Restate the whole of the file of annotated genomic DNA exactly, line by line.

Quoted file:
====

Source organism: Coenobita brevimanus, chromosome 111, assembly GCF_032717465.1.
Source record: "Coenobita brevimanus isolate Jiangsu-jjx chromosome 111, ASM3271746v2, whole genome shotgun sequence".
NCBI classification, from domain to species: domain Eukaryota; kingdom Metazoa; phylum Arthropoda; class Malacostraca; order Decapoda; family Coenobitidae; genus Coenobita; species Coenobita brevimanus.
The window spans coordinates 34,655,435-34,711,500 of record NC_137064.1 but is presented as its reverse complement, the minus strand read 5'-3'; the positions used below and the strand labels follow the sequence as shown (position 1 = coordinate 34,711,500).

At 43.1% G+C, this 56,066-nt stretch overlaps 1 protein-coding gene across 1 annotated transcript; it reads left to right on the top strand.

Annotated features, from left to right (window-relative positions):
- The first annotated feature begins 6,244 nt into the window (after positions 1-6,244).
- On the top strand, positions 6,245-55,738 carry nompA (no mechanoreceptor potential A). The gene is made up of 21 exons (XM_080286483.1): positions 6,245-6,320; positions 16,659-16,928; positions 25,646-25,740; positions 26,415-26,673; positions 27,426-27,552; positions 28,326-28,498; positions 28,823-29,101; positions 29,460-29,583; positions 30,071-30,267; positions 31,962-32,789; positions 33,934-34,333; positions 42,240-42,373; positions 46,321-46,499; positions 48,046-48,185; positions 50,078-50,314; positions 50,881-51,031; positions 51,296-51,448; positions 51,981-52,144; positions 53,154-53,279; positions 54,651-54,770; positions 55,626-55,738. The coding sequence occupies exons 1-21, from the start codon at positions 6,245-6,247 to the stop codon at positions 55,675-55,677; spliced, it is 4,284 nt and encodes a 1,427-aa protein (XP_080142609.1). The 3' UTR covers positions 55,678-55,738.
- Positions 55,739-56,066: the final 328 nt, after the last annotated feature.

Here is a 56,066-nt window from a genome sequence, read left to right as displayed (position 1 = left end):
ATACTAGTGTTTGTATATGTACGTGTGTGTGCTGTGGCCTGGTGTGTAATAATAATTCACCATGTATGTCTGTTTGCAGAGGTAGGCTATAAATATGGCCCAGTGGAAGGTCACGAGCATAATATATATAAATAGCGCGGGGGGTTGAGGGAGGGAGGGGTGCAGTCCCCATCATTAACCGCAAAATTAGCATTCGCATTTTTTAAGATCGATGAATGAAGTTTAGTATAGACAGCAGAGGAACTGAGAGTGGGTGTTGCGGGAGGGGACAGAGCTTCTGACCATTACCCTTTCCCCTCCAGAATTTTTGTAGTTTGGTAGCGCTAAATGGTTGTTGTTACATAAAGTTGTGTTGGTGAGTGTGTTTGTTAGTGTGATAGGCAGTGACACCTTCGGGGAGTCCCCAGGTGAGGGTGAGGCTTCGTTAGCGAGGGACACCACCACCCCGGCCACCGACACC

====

Source organism: Coenobita brevimanus, chromosome 111, assembly GCF_032717465.1.
Source record: "Coenobita brevimanus isolate Jiangsu-jjx chromosome 111, ASM3271746v2, whole genome shotgun sequence".
NCBI classification, from domain to species: domain Eukaryota; kingdom Metazoa; phylum Arthropoda; class Malacostraca; order Decapoda; family Coenobitidae; genus Coenobita; species Coenobita brevimanus.
The window spans coordinates 34,655,435-34,711,500 of record NC_137064.1 but is presented as its reverse complement, the minus strand read 5'-3'; the positions used below and the strand labels follow the sequence as shown (position 1 = coordinate 34,711,500).

At 43.1% G+C, this 56,066-nt stretch overlaps 1 protein-coding gene across 1 annotated transcript; it reads left to right on the top strand.

Annotated features, from left to right (window-relative positions):
- The first annotated feature begins 6,244 nt into the window (after positions 1-6,244).
- On the top strand, positions 6,245-55,738 carry nompA (no mechanoreceptor potential A). The gene is made up of 21 exons (XM_080286483.1): positions 6,245-6,320; positions 16,659-16,928; positions 25,646-25,740; positions 26,415-26,673; positions 27,426-27,552; positions 28,326-28,498; positions 28,823-29,101; positions 29,460-29,583; positions 30,071-30,267; positions 31,962-32,789; positions 33,934-34,333; positions 42,240-42,373; positions 46,321-46,499; positions 48,046-48,185; positions 50,078-50,314; positions 50,881-51,031; positions 51,296-51,448; positions 51,981-52,144; positions 53,154-53,279; positions 54,651-54,770; positions 55,626-55,738. The coding sequence occupies exons 1-21, from the start codon at positions 6,245-6,247 to the stop codon at positions 55,675-55,677; spliced, it is 4,284 nt and encodes a 1,427-aa protein (XP_080142609.1). The 3' UTR covers positions 55,678-55,738.
- Positions 55,739-56,066: the final 328 nt, after the last annotated feature.

Here is a 56,066-nt window from a genome sequence, read left to right as displayed (position 1 = left end):
ATACTAGTGTTTGTATATGTACGTGTGTGTGCTGTGGCCTGGTGTGTAATAATAATTCACCATGTATGTCTGTTTGCAGAGGTAGGCTATAAATATGGCCCAGTGGAAGGTCACGAGCATAATATATATAAATAGCGCGGGGGGTTGAGGGAGGGAGGGGTGCAGTCCCCATCATTAACCGCAAAATTAGCATTCGCATTTTTTAAGATCGATGAATGAAGTTTAGTATAGACAGCAGAGGAACTGAGAGTGGGTGTTGCGGGAGGGGACAGAGCTTCTGACCATTACCCTTTCCCCTCCAGAATTTTTGTAGTTTGGTAGCGCTAAATGGTTGTTGTTACATAAAGTTGTGTTGGTGAGTGTGTTTGTTAGTGTGATAGGCAGTGACACCTTCGGGGAGTCCCCAGGTGAGGGTGAGGCTTCGTTAGCGAGGGACACCACCACCCCGGCCACCGACACC